Changing banks just got easier

Tim Bennett rounds up this week’s personal finance news, including the news rules that will make switching banks easier and how to lighten the burden of paying off your credit card.

Moving your bank account usually because you are fed up with the service offered by your existing bank is a hassle. So Chancellor George Osborne's vow to see banks "working for their customers, not for themselves" is welcome. As reports, from September new rules should mean that you can walk into your bank and demand that your account, including all linked direct-debit payments, be moved within a week.

Osborne is staying silent on the question of where you might want to move your money to, but we suggest a likely candidate is First Direct it regularly tops the Which? consumers' association table for customer service.

According to comparison site, failing to shop around for an annuity a bugbear of ours could cost a retiree with a savings pot of £100,000 as much as £800 a year. Yet only 40% of us take the "open market option", instead of just swapping our retirement savings for an annuity from our existing pension provider. That percentage is way too low, which is why we keep saying, again and again: shop around!

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Most of us don't want to think about dying. But that can cause a headache for those we leave behind. As Teresa Hunter notes in The Sunday Telegraph, a growing number of wills are being contested, resulting in legal fees that can eat up a sizeable chunk of any inheritance. Things get ugly when the deceased fails to leave a will at all.

Obvious solutions include making a will in the first place, and deciding well in advance who will administer it (an "executor"). This can be a trusted family member, or a professional. Saga claims it can process a "straightforward will" on a £500,000 estate for £1,890. That compares to the £7,500 you might be billed by a solicitor.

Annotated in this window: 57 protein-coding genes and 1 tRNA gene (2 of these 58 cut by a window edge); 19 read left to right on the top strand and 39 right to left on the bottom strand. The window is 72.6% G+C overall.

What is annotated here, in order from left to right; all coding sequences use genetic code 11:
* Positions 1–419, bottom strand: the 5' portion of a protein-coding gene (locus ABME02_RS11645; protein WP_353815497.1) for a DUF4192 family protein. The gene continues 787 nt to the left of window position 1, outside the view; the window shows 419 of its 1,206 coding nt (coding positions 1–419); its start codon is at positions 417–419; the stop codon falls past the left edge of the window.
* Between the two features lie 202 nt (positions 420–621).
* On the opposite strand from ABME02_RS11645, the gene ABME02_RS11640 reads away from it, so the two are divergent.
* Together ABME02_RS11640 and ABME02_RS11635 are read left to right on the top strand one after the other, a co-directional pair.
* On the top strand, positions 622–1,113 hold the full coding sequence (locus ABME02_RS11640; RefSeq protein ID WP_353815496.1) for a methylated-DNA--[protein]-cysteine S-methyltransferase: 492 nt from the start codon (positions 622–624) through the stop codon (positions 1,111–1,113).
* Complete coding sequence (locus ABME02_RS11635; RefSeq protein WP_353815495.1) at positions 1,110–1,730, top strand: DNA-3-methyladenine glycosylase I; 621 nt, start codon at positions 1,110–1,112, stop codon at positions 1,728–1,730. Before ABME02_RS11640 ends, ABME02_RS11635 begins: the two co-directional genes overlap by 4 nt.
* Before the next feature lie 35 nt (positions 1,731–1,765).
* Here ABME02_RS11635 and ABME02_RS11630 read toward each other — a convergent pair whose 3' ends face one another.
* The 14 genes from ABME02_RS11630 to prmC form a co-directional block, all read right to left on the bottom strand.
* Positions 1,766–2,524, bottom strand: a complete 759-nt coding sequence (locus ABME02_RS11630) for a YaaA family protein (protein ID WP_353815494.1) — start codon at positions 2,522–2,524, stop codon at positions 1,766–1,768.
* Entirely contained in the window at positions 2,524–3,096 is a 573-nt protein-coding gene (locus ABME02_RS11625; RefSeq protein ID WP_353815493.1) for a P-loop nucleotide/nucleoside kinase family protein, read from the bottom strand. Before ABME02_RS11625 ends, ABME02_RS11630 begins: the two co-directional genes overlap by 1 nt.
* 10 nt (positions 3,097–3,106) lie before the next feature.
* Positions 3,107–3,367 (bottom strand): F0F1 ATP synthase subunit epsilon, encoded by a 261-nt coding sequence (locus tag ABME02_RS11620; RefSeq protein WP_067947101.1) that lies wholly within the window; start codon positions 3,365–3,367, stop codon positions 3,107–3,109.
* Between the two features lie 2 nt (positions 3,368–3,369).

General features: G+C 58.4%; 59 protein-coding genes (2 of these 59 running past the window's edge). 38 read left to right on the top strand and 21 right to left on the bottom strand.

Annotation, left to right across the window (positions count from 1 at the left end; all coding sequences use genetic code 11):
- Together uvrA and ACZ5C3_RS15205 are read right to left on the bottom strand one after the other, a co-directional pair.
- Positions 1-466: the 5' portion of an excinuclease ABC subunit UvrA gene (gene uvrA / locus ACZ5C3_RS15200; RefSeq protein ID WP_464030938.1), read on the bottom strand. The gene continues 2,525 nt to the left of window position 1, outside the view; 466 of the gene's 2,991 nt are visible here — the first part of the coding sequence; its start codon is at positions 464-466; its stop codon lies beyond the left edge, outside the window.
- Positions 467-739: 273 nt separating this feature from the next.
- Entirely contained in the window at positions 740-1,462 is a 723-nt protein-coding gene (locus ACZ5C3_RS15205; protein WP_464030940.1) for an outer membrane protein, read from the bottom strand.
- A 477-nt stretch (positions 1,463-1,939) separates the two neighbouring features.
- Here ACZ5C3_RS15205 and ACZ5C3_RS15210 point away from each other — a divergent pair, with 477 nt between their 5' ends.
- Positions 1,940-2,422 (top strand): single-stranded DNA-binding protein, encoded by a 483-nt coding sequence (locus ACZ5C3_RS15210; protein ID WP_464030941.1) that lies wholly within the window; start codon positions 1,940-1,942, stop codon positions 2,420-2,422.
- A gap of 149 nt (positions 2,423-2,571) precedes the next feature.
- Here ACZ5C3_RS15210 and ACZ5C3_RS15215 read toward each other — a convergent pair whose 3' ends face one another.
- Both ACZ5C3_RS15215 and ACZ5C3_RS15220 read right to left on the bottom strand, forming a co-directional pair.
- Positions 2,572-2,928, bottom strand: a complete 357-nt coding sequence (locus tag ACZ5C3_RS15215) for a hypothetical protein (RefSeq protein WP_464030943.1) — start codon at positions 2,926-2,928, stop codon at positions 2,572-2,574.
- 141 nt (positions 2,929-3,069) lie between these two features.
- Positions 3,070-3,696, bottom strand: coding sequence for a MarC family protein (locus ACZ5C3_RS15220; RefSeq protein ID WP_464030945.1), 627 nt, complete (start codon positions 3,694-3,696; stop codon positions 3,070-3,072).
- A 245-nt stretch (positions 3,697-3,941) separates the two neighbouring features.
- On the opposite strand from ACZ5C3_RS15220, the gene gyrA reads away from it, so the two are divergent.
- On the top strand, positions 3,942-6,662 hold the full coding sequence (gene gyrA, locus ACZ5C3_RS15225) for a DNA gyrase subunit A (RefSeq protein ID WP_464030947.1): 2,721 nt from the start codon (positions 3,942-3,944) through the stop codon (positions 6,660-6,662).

If you can't clear your credit-card debts each month, the latest Barclaycard deal on its Platinum Card is worth a look, says Kara Gammell in The Daily Telegraph. Its interest-free period has been extended to 25 months with a reduced handling fee of 3.2% (so a £1,000 balance transfer will cost you £32).

After the 25 months, the rate reverts to 18.9%, balance transfers from another Barclaycard aren't allowed, and you must transfer your balance within 60 days of opening the account.

Tim graduated with a history degree from Cambridge University in 1989 and, after a year of travelling, joined the financial services firm Ernst and Young in 1990, qualifying as a chartered accountant in 1994.

He then moved into financial markets training, designing and running a variety of courses at graduate level and beyond for a range of organisations including the Securities and Investment Institute and UBS. He joined MoneyWeek in 2007.